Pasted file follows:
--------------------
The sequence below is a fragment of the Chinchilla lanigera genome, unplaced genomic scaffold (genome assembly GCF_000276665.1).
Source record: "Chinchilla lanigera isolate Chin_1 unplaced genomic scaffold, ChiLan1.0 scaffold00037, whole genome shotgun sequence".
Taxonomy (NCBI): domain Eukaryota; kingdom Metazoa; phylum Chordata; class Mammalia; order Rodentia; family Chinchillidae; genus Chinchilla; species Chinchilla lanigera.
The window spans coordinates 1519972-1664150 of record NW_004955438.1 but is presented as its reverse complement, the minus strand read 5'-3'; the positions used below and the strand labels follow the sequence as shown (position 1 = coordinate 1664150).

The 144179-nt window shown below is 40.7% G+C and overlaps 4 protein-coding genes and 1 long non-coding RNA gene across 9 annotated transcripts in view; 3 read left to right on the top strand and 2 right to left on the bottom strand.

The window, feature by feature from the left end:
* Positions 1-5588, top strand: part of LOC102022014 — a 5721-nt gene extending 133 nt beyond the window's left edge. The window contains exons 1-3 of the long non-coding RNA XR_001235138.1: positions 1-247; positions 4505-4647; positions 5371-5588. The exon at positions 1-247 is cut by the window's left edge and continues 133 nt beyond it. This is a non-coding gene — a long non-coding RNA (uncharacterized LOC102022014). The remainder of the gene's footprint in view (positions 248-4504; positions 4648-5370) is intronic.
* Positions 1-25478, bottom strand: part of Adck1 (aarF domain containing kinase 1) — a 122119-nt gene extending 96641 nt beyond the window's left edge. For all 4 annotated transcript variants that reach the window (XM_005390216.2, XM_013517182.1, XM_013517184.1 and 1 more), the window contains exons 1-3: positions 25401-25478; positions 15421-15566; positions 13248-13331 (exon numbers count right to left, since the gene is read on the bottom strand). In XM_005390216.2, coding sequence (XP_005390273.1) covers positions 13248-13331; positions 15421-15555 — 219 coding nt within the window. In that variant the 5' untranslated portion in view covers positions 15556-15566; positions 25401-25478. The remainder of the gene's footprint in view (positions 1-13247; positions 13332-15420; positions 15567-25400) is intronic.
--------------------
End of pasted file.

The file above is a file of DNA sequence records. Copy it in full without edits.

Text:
The sequence below is a fragment of the Chinchilla lanigera genome, unplaced genomic scaffold (genome assembly GCF_000276665.1).
Source record: "Chinchilla lanigera isolate Chin_1 unplaced genomic scaffold, ChiLan1.0 scaffold00037, whole genome shotgun sequence".
Taxonomy (NCBI): domain Eukaryota; kingdom Metazoa; phylum Chordata; class Mammalia; order Rodentia; family Chinchillidae; genus Chinchilla; species Chinchilla lanigera.
The window spans coordinates 1519972-1664150 of record NW_004955438.1 but is presented as its reverse complement, the minus strand read 5'-3'; the positions used below and the strand labels follow the sequence as shown (position 1 = coordinate 1664150).

The 144179-nt window shown below is 40.7% G+C and overlaps 4 protein-coding genes and 1 long non-coding RNA gene across 9 annotated transcripts in view; 3 read left to right on the top strand and 2 right to left on the bottom strand.

The window, feature by feature from the left end:
* Positions 1-5588, top strand: part of LOC102022014 — a 5721-nt gene extending 133 nt beyond the window's left edge. The window contains exons 1-3 of the long non-coding RNA XR_001235138.1: positions 1-247; positions 4505-4647; positions 5371-5588. The exon at positions 1-247 is cut by the window's left edge and continues 133 nt beyond it. This is a non-coding gene — a long non-coding RNA (uncharacterized LOC102022014). The remainder of the gene's footprint in view (positions 248-4504; positions 4648-5370) is intronic.
* Positions 1-25478, bottom strand: part of Adck1 (aarF domain containing kinase 1) — a 122119-nt gene extending 96641 nt beyond the window's left edge. For all 4 annotated transcript variants that reach the window (XM_005390216.2, XM_013517182.1, XM_013517184.1 and 1 more), the window contains exons 1-3: positions 25401-25478; positions 15421-15566; positions 13248-13331 (exon numbers count right to left, since the gene is read on the bottom strand). In XM_005390216.2, coding sequence (XP_005390273.1) covers positions 13248-13331; positions 15421-15555 — 219 coding nt within the window. In that variant the 5' untranslated portion in view covers positions 15556-15566; positions 25401-25478. The remainder of the gene's footprint in view (positions 1-13247; positions 13332-15420; positions 15567-25400) is intronic.